I have some dumb friends.  In all fairness, I am just as dumb as they are, if not more so.  Once upon a time there was this legendary night of drunken debauchery.  On this fateful evening, a friend, whom I will refer to simply as The Jhonka, said in reference to something I was doing “A human doesn’t do this!”  I do not recall the specific details of what terrible deed I did to cause this phrase to be uttered, but I assume it would likely not be appropriate to include in this review if did.  Those details aside, this immortal quote of his shall echo throughout eternity, at least in my mind.  There was a moment early on in this game where the character banter reminded me of this event, and some of the later events and conversations made me think this is what would happen if me and this group of friends decided to go on a dungeon exploration adventure.  This includes but is not limited to egging someone on to drink from a disgusting mystery liquid, and then one upping that person by jumping into the nasty bubbling mystery liquid pool for a swim.  Party banter is a very common occurrence in Frayed Knights, and it is often a welcome interruption in game play because of how entertaining it is.  Despite everyone being level one in their respective classes, the party apparently is composed of seasoned adventurers who have known each other for quite some time, and naturally have snarky comments to make to each other.  The game beings in a temple where the party is trying to retrieve jeweled eyes from a statue in hopes that they will be able to join an adventurer’s guild.  In this temple the party does battle with reanimated skeletons armed with swords and cultists, along with some less predictable enemies, namely the pus golems.  One of the more disgusting creatures I’ve fought in a game before, though a far cry from the most disgusting.  Definitely points for creativity with them, though I have to wonder if pus golems would in some way be classified as undead.

A human doesn’t do this!

After you complete the objective in this dungeon, you leave out the way you came in and go to town, which has the staple functions of an RPG town, an inn, equipment shop, townspeople offering side quests, a group of rats disguising themselves as a farmer, and other things you would expect to find in a quaint RPG village that is conveniently located to serve as a hub to adventure.  The game is entirely first person with turn based combat.  It is strictly mouse and keyboard and this control set up is well suited for this game.  You use the arrow keys to move, click on items you want to interact with using the mouse such as opening a door, and you can either use the keyboard or mouse to issue commands to your party.  Navigating the inventory menu is easy and straight forward, and controlling the party in and out of combat is a smooth process.  This game does factor in a character’s energy into their usefulness in addition to having to worry about their health.  If a character’s energy level is depleted, they become useless since they are too fatigued to do anything besides serve as a target so resting is advisable in between battles.  You can rest during combat if you need to replenish energy, but that seems like a wasted turn to me.  The risk with resting outside of combat is enemies are jerks that do not respect your personal space and can interrupt you. This happened about a third of the time when I tried to rest, but every time it happened everyone had partially regained some health and energy so the encounter wasn’t anything we couldn’t handle.  Most random battles were over pretty quickly, so they weren’t even that irritating when they did interrupt my rest.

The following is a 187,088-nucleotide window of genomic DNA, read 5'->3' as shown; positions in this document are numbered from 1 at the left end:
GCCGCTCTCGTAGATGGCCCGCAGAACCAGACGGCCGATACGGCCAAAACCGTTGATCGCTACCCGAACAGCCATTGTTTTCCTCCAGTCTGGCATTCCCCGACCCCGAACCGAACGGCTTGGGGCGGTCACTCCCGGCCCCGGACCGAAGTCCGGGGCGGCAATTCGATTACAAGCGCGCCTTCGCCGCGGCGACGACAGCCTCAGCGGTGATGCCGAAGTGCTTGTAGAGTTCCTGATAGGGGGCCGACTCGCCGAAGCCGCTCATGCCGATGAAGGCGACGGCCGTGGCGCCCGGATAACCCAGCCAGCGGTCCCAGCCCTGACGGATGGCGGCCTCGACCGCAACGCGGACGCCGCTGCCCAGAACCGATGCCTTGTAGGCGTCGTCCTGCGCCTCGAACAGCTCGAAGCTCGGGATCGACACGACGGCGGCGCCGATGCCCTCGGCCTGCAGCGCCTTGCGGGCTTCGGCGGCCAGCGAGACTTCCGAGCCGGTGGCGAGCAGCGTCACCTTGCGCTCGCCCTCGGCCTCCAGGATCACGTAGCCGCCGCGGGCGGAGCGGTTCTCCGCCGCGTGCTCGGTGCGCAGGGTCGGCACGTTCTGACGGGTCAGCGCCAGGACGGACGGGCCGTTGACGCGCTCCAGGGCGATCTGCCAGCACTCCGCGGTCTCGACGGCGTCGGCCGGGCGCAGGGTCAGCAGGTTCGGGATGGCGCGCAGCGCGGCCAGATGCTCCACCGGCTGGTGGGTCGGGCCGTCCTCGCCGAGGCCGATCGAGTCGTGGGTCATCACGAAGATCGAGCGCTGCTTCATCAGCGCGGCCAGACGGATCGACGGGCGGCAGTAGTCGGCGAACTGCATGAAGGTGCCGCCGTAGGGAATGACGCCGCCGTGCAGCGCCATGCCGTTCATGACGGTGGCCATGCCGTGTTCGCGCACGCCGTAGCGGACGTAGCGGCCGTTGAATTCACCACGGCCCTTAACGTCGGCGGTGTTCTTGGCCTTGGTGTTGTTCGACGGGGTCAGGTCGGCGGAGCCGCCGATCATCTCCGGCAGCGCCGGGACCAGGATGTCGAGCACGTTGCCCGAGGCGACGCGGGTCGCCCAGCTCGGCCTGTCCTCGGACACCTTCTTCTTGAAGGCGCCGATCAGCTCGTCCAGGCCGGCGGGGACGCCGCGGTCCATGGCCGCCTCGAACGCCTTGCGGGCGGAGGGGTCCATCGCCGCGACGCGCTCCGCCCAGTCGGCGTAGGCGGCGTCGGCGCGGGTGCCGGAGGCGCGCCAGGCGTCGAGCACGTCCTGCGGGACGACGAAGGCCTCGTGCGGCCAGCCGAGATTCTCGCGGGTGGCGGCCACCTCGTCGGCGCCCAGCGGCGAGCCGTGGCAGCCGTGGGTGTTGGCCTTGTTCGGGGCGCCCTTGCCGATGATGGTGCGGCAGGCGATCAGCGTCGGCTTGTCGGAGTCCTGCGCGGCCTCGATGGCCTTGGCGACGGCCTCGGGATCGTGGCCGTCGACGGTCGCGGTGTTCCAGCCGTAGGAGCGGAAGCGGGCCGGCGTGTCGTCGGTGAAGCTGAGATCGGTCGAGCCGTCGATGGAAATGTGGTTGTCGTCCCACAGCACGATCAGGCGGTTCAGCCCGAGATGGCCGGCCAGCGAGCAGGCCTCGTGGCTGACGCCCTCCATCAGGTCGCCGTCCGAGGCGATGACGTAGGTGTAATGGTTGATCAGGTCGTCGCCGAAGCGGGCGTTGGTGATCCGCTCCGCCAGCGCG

Something isn’t quite right here.

Frayed Knights is basically an homage to older first person RPGs like Eye of the Beholder but with a much lighter tone and greater emphasis on humor.  The music is typical of what you would expect for this type of game.  The dialog is entirely text with no voice acting and that may be a deterrent for some but I prefer it this way.  It helps with the old school feel the game is going for, and there are lot of voiced acted RPGs I have played where I would have preferred if I could just imagine how the conversations sound in my head.  If only the makers of Final Fantasy X kept that in mind.  Graphically, and I mean this in a good way. the game looks like something from the early days of Playstation 2.  This game is a lot of fun with its classic feel of the older computer RPGs except it takes itself less seriously.  Anyone who enjoys first person RPGs with a sense of humor should check out this game.